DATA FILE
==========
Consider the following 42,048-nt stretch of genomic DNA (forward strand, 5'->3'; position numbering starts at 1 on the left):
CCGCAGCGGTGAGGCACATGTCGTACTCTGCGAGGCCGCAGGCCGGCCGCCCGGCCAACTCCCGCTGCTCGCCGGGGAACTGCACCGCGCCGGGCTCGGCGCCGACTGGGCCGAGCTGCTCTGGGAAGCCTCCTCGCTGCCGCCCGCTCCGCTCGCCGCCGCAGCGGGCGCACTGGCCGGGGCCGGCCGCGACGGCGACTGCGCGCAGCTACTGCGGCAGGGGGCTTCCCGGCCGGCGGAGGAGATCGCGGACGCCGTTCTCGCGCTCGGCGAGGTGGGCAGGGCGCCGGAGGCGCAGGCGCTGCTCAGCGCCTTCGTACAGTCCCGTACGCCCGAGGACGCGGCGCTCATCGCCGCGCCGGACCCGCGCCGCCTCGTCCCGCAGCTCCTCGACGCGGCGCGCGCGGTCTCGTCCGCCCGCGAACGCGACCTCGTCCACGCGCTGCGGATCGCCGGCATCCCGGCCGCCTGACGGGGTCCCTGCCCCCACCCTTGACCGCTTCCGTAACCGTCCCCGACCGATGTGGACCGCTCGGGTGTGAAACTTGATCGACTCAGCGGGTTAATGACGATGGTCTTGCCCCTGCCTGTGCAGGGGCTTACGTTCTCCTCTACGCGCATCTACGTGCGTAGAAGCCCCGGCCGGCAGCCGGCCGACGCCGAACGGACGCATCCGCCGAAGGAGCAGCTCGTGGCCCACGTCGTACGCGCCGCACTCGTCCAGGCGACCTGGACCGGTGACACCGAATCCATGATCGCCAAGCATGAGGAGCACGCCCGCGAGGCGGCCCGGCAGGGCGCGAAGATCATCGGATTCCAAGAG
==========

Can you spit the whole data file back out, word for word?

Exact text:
Consider the following 42,048-nt stretch of genomic DNA (forward strand, 5'->3'; position numbering starts at 1 on the left):
CCGCAGCGGTGAGGCACATGTCGTACTCTGCGAGGCCGCAGGCCGGCCGCCCGGCCAACTCCCGCTGCTCGCCGGGGAACTGCACCGCGCCGGGCTCGGCGCCGACTGGGCCGAGCTGCTCTGGGAAGCCTCCTCGCTGCCGCCCGCTCCGCTCGCCGCCGCAGCGGGCGCACTGGCCGGGGCCGGCCGCGACGGCGACTGCGCGCAGCTACTGCGGCAGGGGGCTTCCCGGCCGGCGGAGGAGATCGCGGACGCCGTTCTCGCGCTCGGCGAGGTGGGCAGGGCGCCGGAGGCGCAGGCGCTGCTCAGCGCCTTCGTACAGTCCCGTACGCCCGAGGACGCGGCGCTCATCGCCGCGCCGGACCCGCGCCGCCTCGTCCCGCAGCTCCTCGACGCGGCGCGCGCGGTCTCGTCCGCCCGCGAACGCGACCTCGTCCACGCGCTGCGGATCGCCGGCATCCCGGCCGCCTGACGGGGTCCCTGCCCCCACCCTTGACCGCTTCCGTAACCGTCCCCGACCGATGTGGACCGCTCGGGTGTGAAACTTGATCGACTCAGCGGGTTAATGACGATGGTCTTGCCCCTGCCTGTGCAGGGGCTTACGTTCTCCTCTACGCGCATCTACGTGCGTAGAAGCCCCGGCCGGCAGCCGGCCGACGCCGAACGGACGCATCCGCCGAAGGAGCAGCTCGTGGCCCACGTCGTACGCGCCGCACTCGTCCAGGCGACCTGGACCGGTGACACCGAATCCATGATCGCCAAGCATGAGGAGCACGCCCGCGAGGCGGCCCGGCAGGGCGCGAAGATCATCGGATTCCAAGAG